Ocean trash could convert to future fuel
A new method for converting plastic waste into hydrogen and carbon could help clean up oceans and seas and make plastics a fuel of the future.
That is according to Scientists from Nanyang Technological University (NTU) Singapore and the Ocean Purpose Project, a social enterprise based in the city-state. They say plastic waste can be converted into hydrogen by pyrolysis, a high temperature chemical process.
Unlike PET (polyethylene terephthalate), which is used for plastic soft drink bottles and can be recycled easily, plastic litter containing contaminated food packaging, styrofoam and plastic bags, is much more challenging to recycle.
The 832 million kilograms of unrecycled plastic waste a year generated in Singapore could be converted into enough energy to power up to 1,000 five-room apartments. Currently this kind of waste is incinerated or buried in landfills, leading to both water and ground pollution.
We are proud as plastic-to-resources influencers to promote our Singapore-based research that will forge a new future for plastic recovery, potentially cleaning thousands of coastlines in Asia.”
With 269 million kilograms of plastic waste currently floating in the oceans, the NTU team estimates that if converted into energy the waste could power an electric vehicle for 20 to 40 million kilometres – 500 to 1,000 times the Earth’s circumference.
Using pyrolysis, plastic litter can be converted into two main products: hydrogen, and a form of solid carbon called carbon nanotubes, used in industry. Hydrogen is useful for generating electricity and powering fuel cells like those found in electric vehicles, with clean water as its only by-product.
To further refine the new conversion method and to assess whether it can be commercialised, the research team is testing it on the NTU Smart Campus to treat local plastic waste. The trial is being carried out in partnership with Bluefield Renewable Energy, a local environmental firm that specialises in mobile waste to resources technologies
The project will also explore the potential of other emerging technologies for decentralised waste management. The conversion of challenging waste streams into energy and valuable resources, such as syngas, biochar, activated carbon and carbon nanotubes will be investigated.
Led by associate professor Grzegorz Lisak from NTU’s Nanyang Environment and Water Research Institute (NEWRI), the research project used marine litter collected from local waters in collaboration with the Ocean Purpose Project, a non-governmental organisation and social enterprise based in Singapore.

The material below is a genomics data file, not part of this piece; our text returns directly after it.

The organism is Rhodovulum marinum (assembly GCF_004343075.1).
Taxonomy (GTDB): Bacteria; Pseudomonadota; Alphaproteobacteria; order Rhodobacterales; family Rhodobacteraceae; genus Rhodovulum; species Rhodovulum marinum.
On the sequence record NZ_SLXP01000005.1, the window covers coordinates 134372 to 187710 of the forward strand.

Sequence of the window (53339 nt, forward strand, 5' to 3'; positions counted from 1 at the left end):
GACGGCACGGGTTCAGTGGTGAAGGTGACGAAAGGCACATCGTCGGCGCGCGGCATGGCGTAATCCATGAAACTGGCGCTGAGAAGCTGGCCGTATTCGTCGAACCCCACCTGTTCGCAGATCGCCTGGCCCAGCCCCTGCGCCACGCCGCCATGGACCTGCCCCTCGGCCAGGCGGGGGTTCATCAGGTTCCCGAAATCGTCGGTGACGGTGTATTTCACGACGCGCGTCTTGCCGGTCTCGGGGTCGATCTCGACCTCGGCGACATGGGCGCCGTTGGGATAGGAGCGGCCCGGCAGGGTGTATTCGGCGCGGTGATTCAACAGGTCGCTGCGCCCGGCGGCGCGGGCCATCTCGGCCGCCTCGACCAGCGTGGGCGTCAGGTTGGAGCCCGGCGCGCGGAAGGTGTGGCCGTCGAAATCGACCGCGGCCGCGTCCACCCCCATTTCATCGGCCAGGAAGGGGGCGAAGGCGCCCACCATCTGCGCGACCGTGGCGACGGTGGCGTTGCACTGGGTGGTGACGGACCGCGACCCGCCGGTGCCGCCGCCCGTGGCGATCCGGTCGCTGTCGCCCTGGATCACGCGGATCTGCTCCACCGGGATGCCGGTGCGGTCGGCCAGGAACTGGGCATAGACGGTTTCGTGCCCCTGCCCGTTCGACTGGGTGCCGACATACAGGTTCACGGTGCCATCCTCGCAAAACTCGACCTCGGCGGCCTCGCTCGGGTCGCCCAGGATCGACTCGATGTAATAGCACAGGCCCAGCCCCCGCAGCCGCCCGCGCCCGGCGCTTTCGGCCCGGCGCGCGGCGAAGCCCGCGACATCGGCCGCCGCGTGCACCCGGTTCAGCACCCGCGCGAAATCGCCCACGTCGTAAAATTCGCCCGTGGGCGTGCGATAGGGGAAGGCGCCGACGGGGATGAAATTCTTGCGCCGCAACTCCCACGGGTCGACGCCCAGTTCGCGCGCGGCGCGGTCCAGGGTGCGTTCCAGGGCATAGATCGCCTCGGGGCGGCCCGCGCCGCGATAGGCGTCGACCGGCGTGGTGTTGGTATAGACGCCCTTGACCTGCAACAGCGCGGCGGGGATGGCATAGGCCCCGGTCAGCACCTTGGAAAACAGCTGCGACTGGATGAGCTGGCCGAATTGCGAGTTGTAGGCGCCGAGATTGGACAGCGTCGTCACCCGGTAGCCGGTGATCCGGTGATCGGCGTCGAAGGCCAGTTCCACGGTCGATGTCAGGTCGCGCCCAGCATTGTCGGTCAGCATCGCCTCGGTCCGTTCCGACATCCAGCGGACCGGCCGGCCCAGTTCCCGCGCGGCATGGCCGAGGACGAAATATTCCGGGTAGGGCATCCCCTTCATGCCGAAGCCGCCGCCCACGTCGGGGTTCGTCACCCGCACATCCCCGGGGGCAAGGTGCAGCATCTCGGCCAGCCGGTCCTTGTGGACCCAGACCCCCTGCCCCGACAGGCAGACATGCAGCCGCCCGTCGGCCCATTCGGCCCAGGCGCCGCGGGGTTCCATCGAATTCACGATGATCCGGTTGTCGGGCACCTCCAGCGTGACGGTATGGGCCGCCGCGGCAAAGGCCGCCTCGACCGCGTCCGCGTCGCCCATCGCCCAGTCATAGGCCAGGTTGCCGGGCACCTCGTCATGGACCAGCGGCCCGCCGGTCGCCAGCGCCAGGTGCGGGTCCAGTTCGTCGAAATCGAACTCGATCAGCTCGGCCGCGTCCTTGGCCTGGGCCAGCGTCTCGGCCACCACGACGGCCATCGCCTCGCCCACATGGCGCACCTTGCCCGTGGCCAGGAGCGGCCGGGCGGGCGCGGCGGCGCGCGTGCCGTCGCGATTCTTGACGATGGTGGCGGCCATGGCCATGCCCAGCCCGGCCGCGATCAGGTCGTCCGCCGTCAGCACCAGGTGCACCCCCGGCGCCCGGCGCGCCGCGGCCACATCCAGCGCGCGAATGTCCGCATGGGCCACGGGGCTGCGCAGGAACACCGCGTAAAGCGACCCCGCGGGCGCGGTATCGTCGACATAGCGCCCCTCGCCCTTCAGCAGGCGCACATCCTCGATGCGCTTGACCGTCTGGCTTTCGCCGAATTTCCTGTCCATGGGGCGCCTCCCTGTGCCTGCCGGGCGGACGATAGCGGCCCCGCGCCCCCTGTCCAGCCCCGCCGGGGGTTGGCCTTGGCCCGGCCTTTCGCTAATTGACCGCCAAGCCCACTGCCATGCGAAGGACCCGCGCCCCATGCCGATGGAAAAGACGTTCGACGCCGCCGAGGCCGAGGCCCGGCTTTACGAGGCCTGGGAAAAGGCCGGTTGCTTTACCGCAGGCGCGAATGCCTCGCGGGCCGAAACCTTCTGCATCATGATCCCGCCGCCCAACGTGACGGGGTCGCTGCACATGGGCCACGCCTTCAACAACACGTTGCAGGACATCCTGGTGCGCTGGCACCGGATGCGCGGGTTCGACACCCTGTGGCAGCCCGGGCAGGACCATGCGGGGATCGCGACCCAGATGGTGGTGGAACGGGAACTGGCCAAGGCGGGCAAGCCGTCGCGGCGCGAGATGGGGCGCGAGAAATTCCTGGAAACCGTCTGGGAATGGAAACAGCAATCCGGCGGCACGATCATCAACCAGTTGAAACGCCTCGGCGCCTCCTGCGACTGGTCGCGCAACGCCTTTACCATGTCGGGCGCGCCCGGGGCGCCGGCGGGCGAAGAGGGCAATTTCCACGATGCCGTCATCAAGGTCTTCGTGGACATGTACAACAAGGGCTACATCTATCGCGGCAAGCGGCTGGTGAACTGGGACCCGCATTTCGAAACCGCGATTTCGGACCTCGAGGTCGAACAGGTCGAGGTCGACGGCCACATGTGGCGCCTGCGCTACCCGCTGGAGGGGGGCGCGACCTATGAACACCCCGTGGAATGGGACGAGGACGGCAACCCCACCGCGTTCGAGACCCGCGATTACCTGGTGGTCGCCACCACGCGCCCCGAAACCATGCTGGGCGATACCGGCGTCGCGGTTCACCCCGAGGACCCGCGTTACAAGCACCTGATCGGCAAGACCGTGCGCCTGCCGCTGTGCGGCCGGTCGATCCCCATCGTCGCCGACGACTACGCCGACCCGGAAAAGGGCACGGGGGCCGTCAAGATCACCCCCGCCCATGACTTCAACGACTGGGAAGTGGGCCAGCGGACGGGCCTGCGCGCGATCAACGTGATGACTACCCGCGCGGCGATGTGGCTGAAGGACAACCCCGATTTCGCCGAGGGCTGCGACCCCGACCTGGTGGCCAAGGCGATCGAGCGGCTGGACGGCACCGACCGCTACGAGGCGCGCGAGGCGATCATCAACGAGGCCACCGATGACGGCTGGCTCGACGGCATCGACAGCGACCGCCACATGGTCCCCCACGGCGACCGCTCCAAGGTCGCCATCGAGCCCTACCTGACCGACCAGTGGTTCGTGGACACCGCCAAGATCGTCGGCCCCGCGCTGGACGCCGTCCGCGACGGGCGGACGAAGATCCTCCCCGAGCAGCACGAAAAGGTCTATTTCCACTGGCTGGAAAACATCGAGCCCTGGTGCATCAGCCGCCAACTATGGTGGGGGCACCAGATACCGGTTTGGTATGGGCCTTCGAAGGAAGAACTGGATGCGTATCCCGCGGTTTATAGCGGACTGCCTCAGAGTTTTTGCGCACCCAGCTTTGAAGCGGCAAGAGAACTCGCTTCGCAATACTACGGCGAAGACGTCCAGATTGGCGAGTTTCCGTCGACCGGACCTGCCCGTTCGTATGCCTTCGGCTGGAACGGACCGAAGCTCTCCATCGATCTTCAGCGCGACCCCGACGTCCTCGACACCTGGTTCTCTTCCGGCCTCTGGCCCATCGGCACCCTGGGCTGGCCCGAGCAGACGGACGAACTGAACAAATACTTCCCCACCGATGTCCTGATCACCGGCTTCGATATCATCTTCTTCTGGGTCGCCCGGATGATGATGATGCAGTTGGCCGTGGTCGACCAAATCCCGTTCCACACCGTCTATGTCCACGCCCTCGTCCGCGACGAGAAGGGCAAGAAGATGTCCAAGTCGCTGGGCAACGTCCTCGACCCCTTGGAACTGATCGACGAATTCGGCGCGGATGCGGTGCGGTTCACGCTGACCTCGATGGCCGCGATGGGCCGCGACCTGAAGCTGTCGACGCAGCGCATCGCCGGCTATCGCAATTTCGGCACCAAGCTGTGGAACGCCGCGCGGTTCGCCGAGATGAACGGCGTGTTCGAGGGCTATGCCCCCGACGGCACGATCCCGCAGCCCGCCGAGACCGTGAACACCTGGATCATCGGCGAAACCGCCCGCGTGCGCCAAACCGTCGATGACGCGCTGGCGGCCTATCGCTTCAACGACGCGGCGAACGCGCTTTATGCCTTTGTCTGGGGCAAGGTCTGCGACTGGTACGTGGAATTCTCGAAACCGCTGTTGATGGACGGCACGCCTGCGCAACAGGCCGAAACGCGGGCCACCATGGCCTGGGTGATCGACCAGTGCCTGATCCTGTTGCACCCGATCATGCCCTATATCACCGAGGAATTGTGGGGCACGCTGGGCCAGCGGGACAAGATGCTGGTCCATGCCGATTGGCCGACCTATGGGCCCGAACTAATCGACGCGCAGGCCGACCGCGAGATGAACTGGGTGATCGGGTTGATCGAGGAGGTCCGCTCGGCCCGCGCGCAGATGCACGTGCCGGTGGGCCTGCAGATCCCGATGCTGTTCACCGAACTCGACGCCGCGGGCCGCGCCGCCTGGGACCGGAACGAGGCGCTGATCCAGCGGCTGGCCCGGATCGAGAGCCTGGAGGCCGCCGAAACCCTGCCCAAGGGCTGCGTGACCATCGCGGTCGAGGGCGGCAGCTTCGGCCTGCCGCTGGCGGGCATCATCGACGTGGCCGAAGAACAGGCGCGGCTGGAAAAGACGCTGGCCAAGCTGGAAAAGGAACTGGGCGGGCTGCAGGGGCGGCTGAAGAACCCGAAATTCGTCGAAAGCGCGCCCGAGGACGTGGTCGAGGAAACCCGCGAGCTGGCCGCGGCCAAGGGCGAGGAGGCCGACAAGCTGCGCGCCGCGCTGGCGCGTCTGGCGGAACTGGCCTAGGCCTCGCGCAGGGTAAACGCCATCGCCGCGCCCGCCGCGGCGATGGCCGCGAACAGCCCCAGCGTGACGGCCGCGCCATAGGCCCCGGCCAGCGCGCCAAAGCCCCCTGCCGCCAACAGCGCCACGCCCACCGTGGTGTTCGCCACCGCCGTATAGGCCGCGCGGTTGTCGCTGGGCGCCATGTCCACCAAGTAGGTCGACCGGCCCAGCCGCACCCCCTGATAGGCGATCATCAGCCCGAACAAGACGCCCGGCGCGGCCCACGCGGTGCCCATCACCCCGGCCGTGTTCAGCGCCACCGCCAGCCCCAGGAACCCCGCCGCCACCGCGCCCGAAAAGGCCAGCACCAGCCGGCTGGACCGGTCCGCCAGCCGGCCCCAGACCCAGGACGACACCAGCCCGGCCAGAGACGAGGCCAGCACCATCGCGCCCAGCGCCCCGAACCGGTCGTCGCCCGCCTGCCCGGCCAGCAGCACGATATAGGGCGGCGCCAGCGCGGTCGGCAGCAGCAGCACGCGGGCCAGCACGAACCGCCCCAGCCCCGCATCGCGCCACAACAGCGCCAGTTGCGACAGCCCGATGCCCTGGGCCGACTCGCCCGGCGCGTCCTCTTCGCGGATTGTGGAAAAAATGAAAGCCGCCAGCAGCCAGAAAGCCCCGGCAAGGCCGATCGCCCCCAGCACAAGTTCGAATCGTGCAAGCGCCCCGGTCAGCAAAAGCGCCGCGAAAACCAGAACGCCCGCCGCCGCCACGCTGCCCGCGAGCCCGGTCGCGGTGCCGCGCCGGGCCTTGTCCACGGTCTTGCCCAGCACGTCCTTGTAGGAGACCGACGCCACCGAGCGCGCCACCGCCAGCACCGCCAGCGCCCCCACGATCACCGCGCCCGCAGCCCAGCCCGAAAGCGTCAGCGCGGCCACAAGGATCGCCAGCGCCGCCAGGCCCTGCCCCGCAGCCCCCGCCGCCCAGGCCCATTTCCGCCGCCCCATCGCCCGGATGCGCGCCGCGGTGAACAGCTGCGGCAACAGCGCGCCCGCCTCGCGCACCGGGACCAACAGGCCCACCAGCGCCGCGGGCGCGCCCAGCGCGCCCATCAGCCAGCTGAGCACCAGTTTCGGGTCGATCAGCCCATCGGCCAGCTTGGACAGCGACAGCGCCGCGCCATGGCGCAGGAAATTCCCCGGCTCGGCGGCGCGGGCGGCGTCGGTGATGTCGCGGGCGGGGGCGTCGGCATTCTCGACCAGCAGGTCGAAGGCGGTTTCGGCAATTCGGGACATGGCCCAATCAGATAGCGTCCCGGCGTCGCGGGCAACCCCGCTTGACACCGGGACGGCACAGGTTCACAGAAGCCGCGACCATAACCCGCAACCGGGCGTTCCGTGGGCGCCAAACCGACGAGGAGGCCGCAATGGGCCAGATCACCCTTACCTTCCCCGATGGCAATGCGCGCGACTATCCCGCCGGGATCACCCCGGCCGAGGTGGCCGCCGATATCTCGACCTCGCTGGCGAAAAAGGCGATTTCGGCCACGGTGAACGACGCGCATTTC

Trash to treasure
“As part of NTU’s sustainability drive, in developing new ways to turn trash to treasure, we are looking to convert waste plastics that cannot be recycled into high-value chemicals and resources, such as hydrogen fuel, synthetic fuel that could replace petrol, and carbon nanotubes used for many industrial applications,” explained Lisak.
Last November, NEWRI researchers participated in Race For Oceans Singapore, a kayak race organised by the Ocean Purpose Project, to collect plastic waste along the shores of Singapore. The purpose was two-fold – to clean up marine litter through sports as community mobilisation and to use these litter as research materials for developing an efficient plastic waste-to-hydrogen process.
Mathilda D’silva, founder and chief executive of Ocean Purpose Project, said, “The cutting-edge research, innovation and dynamism of the NTU NEWRI team is a dream collaboration for NGOs like us in ocean conservation, who have to move beyond awareness campaigns and beach clean-ups towards completely disrupting our ideas of how plastic waste should be handled. We are proud as plastic-to-resources influencers to promote our Singapore-based research that will forge a new future for plastic recovery, potentially cleaning thousands of coastlines in Asia.”
Craig Gavin, chief technology officer at Bluefield Renewable Energy, said: “Collaborating with NTU NEWRI has allowed us to utilise these environmentally unfriendly plastic waste streams as a feedstock and converting them into valuable resources.”
The research team says the solid carbon from their new conversion process is much easier to store as compared to gaseous CO2 emissions from plastic waste incineration. Furthermore, the solid carbon can be easily sold as a manufacturing feedstock for speciality chemicals or biofuels.
For instance, it is a greener source of carbon for making carbon nanotubes, which is useful for many applications such as for batteries and composite manufacturing, says NEWRI Senior Research FellowDr Andrei Veksha, the co-inventor of the process who is piloting the technology.
Plastic waste-to-hydrogen is a two-stage process: plastic waste is first decomposed upon heating into gases that contain low concentrations of hydrogen molecules. During the second stage, when the gases enter a reactor filled with a catalyst, the technology enables the release of hydrogen fuel and the formation of carbon nanotubes.
If the initiative is successful, it will help Singapore reduce the amount of total waste disposed and prolong the lifespan of Singapore’s only landfill, Semakau Landfill, which is estimated to run out of space by 2035.
The multimillion-dollar research joint project is supported by the Industry Alignment Fund-Industry Collaboration Projects (IAF-ICP) administered by Singapore’s Agency for Science, Technology & Research (ASTAR). It aims to develop feasible solutions to economically scale-up the conversion of waste plastics to hydrogen over the next three years.